Mommy Needs A Mai Tai

Last Updated on January 22, 2024 by Florabeth Coble

Big Island With Kids, The Ultimate Guide

Curious about visiting the Big Island with kids? I’m a mama raising two kids in Hawaii, and I’m here to help you determine if Big I is the right fit for your family.

I recommend starting here to get a lay of the land and then heading over to my Big Island-specific pages to dig into the finer points of planning.

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Some of these links are affiliates, meaning I may earn a small commission at no cost to you. Your trust is always my priority. Without it, this wouldn’t be any fun.

Baby touching Aloha Sign on the Big Island, Hawaii

Should You Visit the Big Island With Kids?

Yes! Listen, I’m a Maui girl for life. But the Big I stole my heart. The beaches alone are worth a visit!

Big Island’s rich culture, ever-unfolding land mass, and opportunity for adventure are the perfect recipe for families who want to experience Hawaii without crowds and overdevelopment. Not only does the Big Island see less tourism in general, but there’s a lot more room to spread out here.

The Big Island is twice the size of all the other islands combined! It has five volcanoes and eight of the world’s thirteen climate zones. It’s possible to experience tropical, desert, and tundra climate zones, all within a short drive.

The Big Island has waterfalls, zip-ling, snorkeling, camping, zoos, ATV farm tours, tons of kid-friendly beaches, and world-class resorts. Did I mention lava??

(Yes, you can actually bring your kids to an active volcano here. Certainly beats the stories I told as a kid returning from spring break..)

Mom walking to Hapuna Beach on the Big Island of Hawaii with kids
Hapuna Beach

What Is There To Do on the Big Island With Kids?

Aside from all of the kid-friendly beaches, there are so many great activities to do on the Big Island with kids! Our What To Do page has everything you need to plan out your days.

Here are my top ten recommendations:

  1. Visit Volcanoes National Park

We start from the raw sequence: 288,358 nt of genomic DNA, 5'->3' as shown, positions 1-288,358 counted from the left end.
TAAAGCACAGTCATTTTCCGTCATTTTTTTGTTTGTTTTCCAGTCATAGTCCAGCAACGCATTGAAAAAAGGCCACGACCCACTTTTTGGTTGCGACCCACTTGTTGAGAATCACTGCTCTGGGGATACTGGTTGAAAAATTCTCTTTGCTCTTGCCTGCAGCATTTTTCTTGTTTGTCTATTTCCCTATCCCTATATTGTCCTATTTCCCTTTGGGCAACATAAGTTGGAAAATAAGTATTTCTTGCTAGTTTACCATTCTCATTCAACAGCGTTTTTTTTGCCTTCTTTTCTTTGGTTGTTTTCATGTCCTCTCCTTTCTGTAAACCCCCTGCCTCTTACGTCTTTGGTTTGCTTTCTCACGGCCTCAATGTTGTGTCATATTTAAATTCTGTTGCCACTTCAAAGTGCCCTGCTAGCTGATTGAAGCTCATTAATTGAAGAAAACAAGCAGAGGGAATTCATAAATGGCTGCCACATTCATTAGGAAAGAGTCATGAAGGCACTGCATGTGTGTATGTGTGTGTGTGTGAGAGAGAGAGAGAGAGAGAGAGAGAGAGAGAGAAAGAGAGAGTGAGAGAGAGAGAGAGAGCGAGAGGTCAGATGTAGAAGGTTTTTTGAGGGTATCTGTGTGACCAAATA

2. Snorkel With Manta Rays
  3. Visit Coconut Island
  4. Ride An ATV to a Waterfall
  5. Learn How to Surf
  6. Visit Ocean Rider and Hold a Live Seahorse
  7. Check Out the Panaewa Rainforest Zoo in Hilo 
  8. Ride in a Real Submarine
  9. Go on a Zipline Tour
  10. Swim in a Waterfall
A mom visiting Outrigger Kona Resort and Spa on the Big Island of Hawaii with kids
Outrigger Kona Resort and Spa

What Is the Best Kid-Friendly Resort on the Big Island?

Many resorts on the Big Island allow kids, but only a few cater specifically to children and offer things like kid’s clubs, baby pools, and waterslides

Accommodation will eat up the majority of any vacation budget, so don’t settle when choosing a place to stay. Our Where To Stay page will help you find the right fit.

These are our favorite kid-friendly resorts on the Big Island:

  1. Hilton Waikoloa Village
  2. The Four Seasons Resort Hualalai
  3. Mauna Lani
  4. Outrigger Kona Resort and Spa
  5. Courtyard King Kamehameha’s Kona Beach Hotel
A family standing in front of Rainbow Falls in Hilo on the Big Island of Hawaii
Rainbow Falls, Hilo

How Many Days Do You Need on the Big Island?

There’s a lot to do and a lot of ground to cover on the Big Island! I recommend a whole week to maximize your sightseeing potential while providing everyone in your crew with proper downtime. 

But, let’s be real, you may not need a full seven days if you plan to do nothing else but drink mai tais by the resort pool. (Save this girl a seat.)

A view from Outrigger Kona Resort and Spa on the Big Island of Hawaii
Kohala Coast

Is the Big Island Expensive?

A vacation in Hawaii is not cheap, however you slice the pie. After factoring in hotels, rental cars, dining, and activities, a family of four can easily pay around $10,000 for a seven-day vacation.

If you’re on a strict budget, Oahu will be your best option. However, Big Island trails close behind when it comes to your ability to pinch pennies.

We have found that visiting the Big Island with kids can be done for around $5,000-$7,000 if you play your cards right. Simple things like using points to fly, staying in a condo, and cooking your own food can make a huge difference.

While we recommend staying on the west side (Kona), it’s important to note that staying on the island’s east side (Hilo) will make your money last longer.